“Geetika Srivastava Makes History as First Woman to Lead Indian Mission in Pakistan”

Geetika Srivastava Becomes First Woman to Lead Indian Mission in Pakistan

Geetika Srivastava is set to make history as she becomes the first woman to lead an Indian mission in Pakistan. Currently serving as a joint secretary at the Ministry of External Affairs (MEA), Srivastava will take on the role of India’s new charge d’affaires at its High Commission in Islamabad. She will succeed Dr M Suresh Kumar, who is expected to return to New Delhi.

A charge d’affaires holds a significant diplomatic position, temporarily overseeing a diplomatic mission in a foreign country when the Ambassador or High Commissioner is absent. This pivotal role involves numerous responsibilities, ensuring the continuity of diplomatic relations.

Diplomatic missions between Commonwealth countries are termed High Commissions, while those between non-Commonwealth nations are referred to as Embassies. The Indian and Pakistani missions in Islamabad and New Delhi have been without High Commissioners since August 2019, with their respective charge d’affaires leading operations.

The appointment of Geetika Srivastava marks a historic milestone in Indian diplomatic history. Since 1947, when Sri Prakasa assumed the role of India’s High Commissioner in Pakistan, there have been 22 heads of mission. As a 2005 Indian Foreign Service (IFS) officer, Srivastava brings a wealth of experience to her new role. She previously served at the Indian High Commission in China from 2007 to 2009, along with postings at the Regional Passport Office in Kolkata and as Director of the Indian Ocean Region division in the Ministry of External Affairs.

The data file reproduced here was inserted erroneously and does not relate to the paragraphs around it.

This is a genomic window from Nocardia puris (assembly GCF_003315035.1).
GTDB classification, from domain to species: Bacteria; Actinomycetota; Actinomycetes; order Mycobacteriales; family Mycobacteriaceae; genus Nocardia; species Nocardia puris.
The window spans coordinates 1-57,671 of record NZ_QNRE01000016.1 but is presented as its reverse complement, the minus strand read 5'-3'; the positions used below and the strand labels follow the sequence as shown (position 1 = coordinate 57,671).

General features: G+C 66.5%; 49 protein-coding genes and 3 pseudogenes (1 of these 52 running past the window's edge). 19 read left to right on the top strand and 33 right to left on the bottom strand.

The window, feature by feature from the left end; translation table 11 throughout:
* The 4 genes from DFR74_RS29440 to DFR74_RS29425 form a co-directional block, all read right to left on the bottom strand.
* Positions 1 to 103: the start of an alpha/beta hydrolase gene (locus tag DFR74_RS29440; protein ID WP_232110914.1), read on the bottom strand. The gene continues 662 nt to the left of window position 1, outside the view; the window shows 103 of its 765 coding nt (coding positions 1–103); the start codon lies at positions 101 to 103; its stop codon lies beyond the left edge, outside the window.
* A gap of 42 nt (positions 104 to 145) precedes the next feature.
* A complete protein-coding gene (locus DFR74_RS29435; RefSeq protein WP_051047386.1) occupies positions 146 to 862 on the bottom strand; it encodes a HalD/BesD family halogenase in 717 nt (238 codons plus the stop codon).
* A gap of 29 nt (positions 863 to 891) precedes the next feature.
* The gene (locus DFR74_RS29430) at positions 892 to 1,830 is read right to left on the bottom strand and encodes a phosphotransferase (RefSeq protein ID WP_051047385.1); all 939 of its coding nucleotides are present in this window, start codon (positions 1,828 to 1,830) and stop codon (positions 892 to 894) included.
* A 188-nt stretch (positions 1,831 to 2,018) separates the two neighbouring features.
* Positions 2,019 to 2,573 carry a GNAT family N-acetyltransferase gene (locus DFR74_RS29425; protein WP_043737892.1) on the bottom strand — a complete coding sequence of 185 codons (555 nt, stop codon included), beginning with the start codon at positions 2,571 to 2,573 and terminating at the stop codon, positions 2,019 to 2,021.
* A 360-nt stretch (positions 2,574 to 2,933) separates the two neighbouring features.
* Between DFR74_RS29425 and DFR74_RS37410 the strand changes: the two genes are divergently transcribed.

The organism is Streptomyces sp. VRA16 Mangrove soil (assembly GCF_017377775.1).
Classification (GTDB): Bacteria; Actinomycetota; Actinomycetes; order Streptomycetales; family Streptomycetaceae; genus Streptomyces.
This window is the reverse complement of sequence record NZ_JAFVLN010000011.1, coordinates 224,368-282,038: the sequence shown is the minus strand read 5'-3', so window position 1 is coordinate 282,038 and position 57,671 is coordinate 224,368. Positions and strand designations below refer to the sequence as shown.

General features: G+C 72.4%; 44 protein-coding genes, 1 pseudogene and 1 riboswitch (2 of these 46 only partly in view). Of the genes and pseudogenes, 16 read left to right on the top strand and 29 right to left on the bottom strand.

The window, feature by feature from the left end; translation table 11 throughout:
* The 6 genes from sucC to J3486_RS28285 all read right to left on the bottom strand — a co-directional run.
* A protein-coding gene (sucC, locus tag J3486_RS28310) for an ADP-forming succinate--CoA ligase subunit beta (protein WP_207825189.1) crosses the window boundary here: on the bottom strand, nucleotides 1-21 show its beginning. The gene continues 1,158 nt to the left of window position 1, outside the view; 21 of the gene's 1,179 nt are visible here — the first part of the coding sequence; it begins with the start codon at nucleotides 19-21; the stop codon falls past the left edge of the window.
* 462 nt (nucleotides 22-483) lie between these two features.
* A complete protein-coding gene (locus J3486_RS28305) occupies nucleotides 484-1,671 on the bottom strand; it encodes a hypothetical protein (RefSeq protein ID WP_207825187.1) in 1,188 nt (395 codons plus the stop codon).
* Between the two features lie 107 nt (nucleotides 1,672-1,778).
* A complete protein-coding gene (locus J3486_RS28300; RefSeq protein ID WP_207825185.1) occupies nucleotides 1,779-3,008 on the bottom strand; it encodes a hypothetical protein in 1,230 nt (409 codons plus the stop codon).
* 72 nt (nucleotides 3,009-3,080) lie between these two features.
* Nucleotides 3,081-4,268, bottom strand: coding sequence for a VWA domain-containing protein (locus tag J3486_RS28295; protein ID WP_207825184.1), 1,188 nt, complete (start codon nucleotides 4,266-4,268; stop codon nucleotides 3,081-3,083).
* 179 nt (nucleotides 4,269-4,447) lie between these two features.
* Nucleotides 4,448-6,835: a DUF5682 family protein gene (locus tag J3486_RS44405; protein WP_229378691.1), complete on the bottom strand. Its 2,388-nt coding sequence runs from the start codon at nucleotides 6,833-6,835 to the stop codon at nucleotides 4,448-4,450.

Although women diplomats from India have previously served in Pakistan, this marks the first instance of a woman holding a top position such as this. The role of a High Commissioner in Pakistan is particularly demanding due to the intricacies of international diplomacy, especially between countries that have maintained a complex relationship since 1947.

It’s noteworthy that Islamabad was classified as a “non-family” posting for Indian diplomats some years ago, a factor that has limited women officers from taking on such roles. Despite these challenges, Srivastava’s appointment stands as a testament to the growing role of women in shaping India’s foreign relations on a global stage.

Sources By Agencies

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